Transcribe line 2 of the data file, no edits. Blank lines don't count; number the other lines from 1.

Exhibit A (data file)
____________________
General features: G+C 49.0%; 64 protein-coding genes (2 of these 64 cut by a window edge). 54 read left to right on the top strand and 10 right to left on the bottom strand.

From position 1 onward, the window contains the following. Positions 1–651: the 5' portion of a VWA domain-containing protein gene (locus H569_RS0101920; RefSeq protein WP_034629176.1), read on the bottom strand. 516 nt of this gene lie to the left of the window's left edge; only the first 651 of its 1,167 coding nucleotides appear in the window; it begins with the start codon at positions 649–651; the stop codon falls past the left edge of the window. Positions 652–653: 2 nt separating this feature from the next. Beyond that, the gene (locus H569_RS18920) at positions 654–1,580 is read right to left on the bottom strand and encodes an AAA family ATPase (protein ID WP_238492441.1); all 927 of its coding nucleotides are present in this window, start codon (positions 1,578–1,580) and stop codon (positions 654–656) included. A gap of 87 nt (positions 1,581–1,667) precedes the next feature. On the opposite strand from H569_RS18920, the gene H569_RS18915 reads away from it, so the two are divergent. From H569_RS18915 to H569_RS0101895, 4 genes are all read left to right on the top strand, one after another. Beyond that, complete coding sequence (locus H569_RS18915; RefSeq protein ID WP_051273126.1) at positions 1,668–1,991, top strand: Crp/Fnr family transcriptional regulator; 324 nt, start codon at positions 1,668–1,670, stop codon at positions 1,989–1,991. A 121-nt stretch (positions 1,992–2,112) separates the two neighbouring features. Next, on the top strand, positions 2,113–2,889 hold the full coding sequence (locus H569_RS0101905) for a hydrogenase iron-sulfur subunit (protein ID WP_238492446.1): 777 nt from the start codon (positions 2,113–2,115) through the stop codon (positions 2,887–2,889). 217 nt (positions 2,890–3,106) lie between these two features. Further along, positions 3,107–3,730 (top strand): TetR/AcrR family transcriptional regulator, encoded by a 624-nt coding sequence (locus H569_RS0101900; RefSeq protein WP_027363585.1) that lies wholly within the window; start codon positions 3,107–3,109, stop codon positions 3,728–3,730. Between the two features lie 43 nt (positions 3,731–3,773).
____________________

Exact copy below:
From position 1 onward, the window contains the following. Positions 1–651: the 5' portion of a VWA domain-containing protein gene (locus H569_RS0101920; RefSeq protein WP_034629176.1), read on the bottom strand. 516 nt of this gene lie to the left of the window's left edge; only the first 651 of its 1,167 coding nucleotides appear in the window; it begins with the start codon at positions 649–651; the stop codon falls past the left edge of the window. Positions 652–653: 2 nt separating this feature from the next. Beyond that, the gene (locus H569_RS18920) at positions 654–1,580 is read right to left on the bottom strand and encodes an AAA family ATPase (protein ID WP_238492441.1); all 927 of its coding nucleotides are present in this window, start codon (positions 1,578–1,580) and stop codon (positions 654–656) included. A gap of 87 nt (positions 1,581–1,667) precedes the next feature. On the opposite strand from H569_RS18920, the gene H569_RS18915 reads away from it, so the two are divergent. From H569_RS18915 to H569_RS0101895, 4 genes are all read left to right on the top strand, one after another. Beyond that, complete coding sequence (locus H569_RS18915; RefSeq protein ID WP_051273126.1) at positions 1,668–1,991, top strand: Crp/Fnr family transcriptional regulator; 324 nt, start codon at positions 1,668–1,670, stop codon at positions 1,989–1,991. A 121-nt stretch (positions 1,992–2,112) separates the two neighbouring features. Next, on the top strand, positions 2,113–2,889 hold the full coding sequence (locus H569_RS0101905) for a hydrogenase iron-sulfur subunit (protein ID WP_238492446.1): 777 nt from the start codon (positions 2,113–2,115) through the stop codon (positions 2,887–2,889). 217 nt (positions 2,890–3,106) lie between these two features. Further along, positions 3,107–3,730 (top strand): TetR/AcrR family transcriptional regulator, encoded by a 624-nt coding sequence (locus H569_RS0101900; RefSeq protein WP_027363585.1) that lies wholly within the window; start codon positions 3,107–3,109, stop codon positions 3,728–3,730. Between the two features lie 43 nt (positions 3,731–3,773).